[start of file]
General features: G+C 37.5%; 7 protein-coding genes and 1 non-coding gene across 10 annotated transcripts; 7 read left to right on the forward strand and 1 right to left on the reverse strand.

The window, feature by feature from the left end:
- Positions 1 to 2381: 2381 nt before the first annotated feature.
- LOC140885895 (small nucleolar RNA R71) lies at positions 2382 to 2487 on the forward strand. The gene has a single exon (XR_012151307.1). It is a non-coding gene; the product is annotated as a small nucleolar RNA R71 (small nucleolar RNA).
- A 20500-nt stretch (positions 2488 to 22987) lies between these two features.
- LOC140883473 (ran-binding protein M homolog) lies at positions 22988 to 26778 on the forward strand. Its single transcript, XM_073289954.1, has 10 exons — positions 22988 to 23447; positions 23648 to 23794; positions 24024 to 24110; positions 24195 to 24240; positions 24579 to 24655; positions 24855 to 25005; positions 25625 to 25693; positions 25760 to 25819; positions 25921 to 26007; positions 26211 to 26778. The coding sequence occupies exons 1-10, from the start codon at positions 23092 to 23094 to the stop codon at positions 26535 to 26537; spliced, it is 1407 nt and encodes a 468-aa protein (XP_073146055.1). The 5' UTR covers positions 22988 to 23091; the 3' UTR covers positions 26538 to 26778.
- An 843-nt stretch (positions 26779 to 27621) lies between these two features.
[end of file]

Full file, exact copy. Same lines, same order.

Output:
General features: G+C 37.5%; 7 protein-coding genes and 1 non-coding gene across 10 annotated transcripts; 7 read left to right on the forward strand and 1 right to left on the reverse strand.

The window, feature by feature from the left end:
- Positions 1 to 2381: 2381 nt before the first annotated feature.
- LOC140885895 (small nucleolar RNA R71) lies at positions 2382 to 2487 on the forward strand. The gene has a single exon (XR_012151307.1). It is a non-coding gene; the product is annotated as a small nucleolar RNA R71 (small nucleolar RNA).
- A 20500-nt stretch (positions 2488 to 22987) lies between these two features.
- LOC140883473 (ran-binding protein M homolog) lies at positions 22988 to 26778 on the forward strand. Its single transcript, XM_073289954.1, has 10 exons — positions 22988 to 23447; positions 23648 to 23794; positions 24024 to 24110; positions 24195 to 24240; positions 24579 to 24655; positions 24855 to 25005; positions 25625 to 25693; positions 25760 to 25819; positions 25921 to 26007; positions 26211 to 26778. The coding sequence occupies exons 1-10, from the start codon at positions 23092 to 23094 to the stop codon at positions 26535 to 26537; spliced, it is 1407 nt and encodes a 468-aa protein (XP_073146055.1). The 5' UTR covers positions 22988 to 23091; the 3' UTR covers positions 26538 to 26778.
- An 843-nt stretch (positions 26779 to 27621) lies between these two features.